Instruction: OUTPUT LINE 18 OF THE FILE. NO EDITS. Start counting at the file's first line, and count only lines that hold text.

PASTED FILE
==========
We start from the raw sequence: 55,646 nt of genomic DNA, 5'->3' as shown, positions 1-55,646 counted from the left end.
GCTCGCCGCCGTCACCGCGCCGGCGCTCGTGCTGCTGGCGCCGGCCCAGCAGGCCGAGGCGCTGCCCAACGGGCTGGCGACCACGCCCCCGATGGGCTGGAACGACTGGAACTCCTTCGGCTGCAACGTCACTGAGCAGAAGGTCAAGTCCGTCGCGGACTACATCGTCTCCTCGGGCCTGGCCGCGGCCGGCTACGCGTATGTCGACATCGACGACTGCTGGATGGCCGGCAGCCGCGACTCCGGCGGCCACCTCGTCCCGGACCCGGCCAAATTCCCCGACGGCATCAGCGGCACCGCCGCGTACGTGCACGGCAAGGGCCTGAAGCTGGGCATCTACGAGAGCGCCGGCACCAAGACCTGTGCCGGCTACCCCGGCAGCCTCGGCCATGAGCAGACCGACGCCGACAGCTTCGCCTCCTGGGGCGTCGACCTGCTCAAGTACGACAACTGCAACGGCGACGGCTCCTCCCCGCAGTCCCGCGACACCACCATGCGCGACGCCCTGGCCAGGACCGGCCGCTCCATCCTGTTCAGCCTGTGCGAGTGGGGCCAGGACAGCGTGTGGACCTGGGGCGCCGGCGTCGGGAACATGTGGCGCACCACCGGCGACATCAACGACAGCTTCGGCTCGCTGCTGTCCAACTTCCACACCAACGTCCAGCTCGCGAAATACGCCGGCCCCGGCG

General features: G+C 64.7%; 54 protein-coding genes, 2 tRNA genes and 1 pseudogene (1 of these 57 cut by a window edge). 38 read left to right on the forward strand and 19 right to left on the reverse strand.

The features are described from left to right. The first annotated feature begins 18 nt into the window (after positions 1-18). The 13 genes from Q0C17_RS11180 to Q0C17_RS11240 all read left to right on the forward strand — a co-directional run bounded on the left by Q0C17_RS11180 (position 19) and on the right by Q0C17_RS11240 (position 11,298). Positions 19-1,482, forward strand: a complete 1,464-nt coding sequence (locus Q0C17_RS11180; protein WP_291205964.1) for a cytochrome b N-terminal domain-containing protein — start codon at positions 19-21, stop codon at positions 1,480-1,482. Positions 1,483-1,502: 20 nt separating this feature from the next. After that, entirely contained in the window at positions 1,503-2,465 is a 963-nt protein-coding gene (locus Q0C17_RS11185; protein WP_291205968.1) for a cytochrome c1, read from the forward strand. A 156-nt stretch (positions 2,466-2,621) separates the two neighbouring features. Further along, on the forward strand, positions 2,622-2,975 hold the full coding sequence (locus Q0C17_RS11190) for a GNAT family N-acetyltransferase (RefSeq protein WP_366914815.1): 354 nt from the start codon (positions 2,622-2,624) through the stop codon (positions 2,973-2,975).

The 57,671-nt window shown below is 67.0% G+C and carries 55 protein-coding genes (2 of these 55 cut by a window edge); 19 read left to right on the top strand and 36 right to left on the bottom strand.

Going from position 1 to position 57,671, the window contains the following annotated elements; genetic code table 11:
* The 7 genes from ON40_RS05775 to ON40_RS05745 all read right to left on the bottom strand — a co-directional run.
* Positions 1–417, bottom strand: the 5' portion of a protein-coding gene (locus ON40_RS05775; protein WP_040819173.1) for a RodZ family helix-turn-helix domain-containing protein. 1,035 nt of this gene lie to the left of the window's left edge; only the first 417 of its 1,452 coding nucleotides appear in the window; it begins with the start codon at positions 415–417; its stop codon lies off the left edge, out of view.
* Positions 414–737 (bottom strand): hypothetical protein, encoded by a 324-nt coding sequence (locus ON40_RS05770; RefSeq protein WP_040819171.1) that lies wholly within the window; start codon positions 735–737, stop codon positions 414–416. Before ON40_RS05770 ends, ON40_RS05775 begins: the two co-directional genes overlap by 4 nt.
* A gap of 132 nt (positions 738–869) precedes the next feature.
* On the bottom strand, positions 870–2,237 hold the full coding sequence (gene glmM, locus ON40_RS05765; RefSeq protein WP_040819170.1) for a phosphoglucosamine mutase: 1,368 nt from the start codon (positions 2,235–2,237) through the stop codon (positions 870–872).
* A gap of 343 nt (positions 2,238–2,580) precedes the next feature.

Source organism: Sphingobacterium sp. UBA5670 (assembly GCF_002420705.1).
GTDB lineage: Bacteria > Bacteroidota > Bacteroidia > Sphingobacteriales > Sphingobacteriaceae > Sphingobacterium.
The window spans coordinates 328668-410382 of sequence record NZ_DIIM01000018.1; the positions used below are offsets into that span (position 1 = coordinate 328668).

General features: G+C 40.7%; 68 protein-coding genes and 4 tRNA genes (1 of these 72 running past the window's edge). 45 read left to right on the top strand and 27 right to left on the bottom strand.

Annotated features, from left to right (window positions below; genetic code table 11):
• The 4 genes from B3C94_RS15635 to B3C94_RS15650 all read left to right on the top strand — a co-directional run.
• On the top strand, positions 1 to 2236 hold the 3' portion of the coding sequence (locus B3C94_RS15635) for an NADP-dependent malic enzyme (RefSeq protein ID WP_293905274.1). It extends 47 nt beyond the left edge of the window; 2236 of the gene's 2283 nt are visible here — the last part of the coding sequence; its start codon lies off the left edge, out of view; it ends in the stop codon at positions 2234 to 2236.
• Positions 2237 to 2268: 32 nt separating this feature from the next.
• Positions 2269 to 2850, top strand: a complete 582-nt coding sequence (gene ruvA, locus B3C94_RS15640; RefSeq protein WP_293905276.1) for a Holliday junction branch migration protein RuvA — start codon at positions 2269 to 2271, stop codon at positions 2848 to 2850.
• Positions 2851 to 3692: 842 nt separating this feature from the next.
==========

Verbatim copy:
• The 4 genes from B3C94_RS15635 to B3C94_RS15650 all read left to right on the top strand — a co-directional run.